Once you have items in a wrapper set to absolute you can then position them using the left, right, top, and bottom properties with a fixed value such as px or a relative value such as percent. This works and is possibly the most common way to draw in and position in CSS.

Image
basic CSS positioning with relative and absolute elements

Related: CSS positioning using position property

The second way I am going to suggest is maybe a better way and that is to use flexbox to "centre" the items1 and then position them absolutely to centre them. This makes everything centred as shown in the following example with the crosshair. Then you can use transform: translate3D() to move items from the centre point. This may be a debatable way for positioning elements in 2D but if you want to create 3D drawings and illustrations then I propose it is the best way.

Image
positioning in CSS 3D space with transfrom property

1 When using flexjustify-content:center you are actually centring all items in the flex container, however, they are still placed next to each other along an axis.

Moving around the 3D Space

To move around the 3D space you need to now understand that the centre is 0,0,0 for the XYZ axes. To move something left or up you need to use a negative number on the X-axis and Y-axis respectively. Moreover, to move something closer to you on the Z-axis you also need to use a negative value. Remember to work in 3D space you need to have the perspective set and 3D preserved on the wrapper element.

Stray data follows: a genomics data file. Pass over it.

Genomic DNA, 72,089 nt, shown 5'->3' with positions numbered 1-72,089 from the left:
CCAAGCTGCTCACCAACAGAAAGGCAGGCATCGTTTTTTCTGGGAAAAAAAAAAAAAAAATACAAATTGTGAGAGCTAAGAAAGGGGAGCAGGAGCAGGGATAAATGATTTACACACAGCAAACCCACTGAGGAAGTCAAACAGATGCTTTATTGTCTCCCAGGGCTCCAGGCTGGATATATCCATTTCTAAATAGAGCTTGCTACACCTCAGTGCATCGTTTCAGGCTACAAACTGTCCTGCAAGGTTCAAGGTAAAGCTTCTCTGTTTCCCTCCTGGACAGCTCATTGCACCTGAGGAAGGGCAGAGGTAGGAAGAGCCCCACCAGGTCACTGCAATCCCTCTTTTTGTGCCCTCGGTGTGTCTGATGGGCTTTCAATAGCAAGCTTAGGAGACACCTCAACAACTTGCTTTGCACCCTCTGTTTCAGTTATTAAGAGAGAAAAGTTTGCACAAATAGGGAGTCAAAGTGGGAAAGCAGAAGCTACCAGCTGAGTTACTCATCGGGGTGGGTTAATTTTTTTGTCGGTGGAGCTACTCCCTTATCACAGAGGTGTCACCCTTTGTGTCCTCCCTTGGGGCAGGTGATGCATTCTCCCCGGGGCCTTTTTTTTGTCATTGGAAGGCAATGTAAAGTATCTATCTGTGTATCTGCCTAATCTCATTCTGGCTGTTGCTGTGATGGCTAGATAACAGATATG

perspective: 100cm;
transform-style: preserve-3d;

To move items you use transform: translate X Y Z or 3D.
Translate works on the axis perpendicular to the face as described in how a cube is made. But let's have another quick look here.

Image
translate on the z-axis

We can also rotate things. But also remember that the order you rotate and translate matters.

Creating a feel of 3D

I have found that setting perspective to 100cm is good but if you want to show more depth in a scene using 10cm will really start to show the perspective. I have written more about this in the upcoming Creating a Landscape part of this series but for a quick primer on perspective have a look at this image.

Image
CSS 3D perspective 10cm with cross section on of the screen with viewer
Image
CSS 3D perspective set at 100cm or 4000px

The perspective sets up the position of the 3D Z plane as seen from the viewer's screen. When you move something on the Z-axis or translate it you move it from this plane. Therefore if you set the perspective at 10cm and then translate 10cm you will no longer see the item or if the items face is longer than 10cm then it will look like it goes off the screen.

You'll notice I am using cm but you can use any measurement value you like.
I like to use cm in this context because it is kind of an arbitrary number in that it could infact be infinite. I find 900cm is flat, 100cm give some feeling of 3D but 10cm really distorts. Look the number compared to px.

96px = 72pt = 2.54cm or 1inch
source: https://www.w3.org/TR/css3-values/#absolute-lengths

That gives us:
2.5cm = ~ 100px
10cm = 400px
100cm = 4000px

On a side note since perpective is a measurement on the Z axis and it is somewhat undetermined and as stated could be infinite, we can't use % on the translateZ axis.

In this article, we looked at creating reuse-able cubes that can be modified in size by adjusting the wrapper. We also looked at re-using elements and positioning them in a 3D space. In the next part, I will take a look at creating some different basic 3D shapes.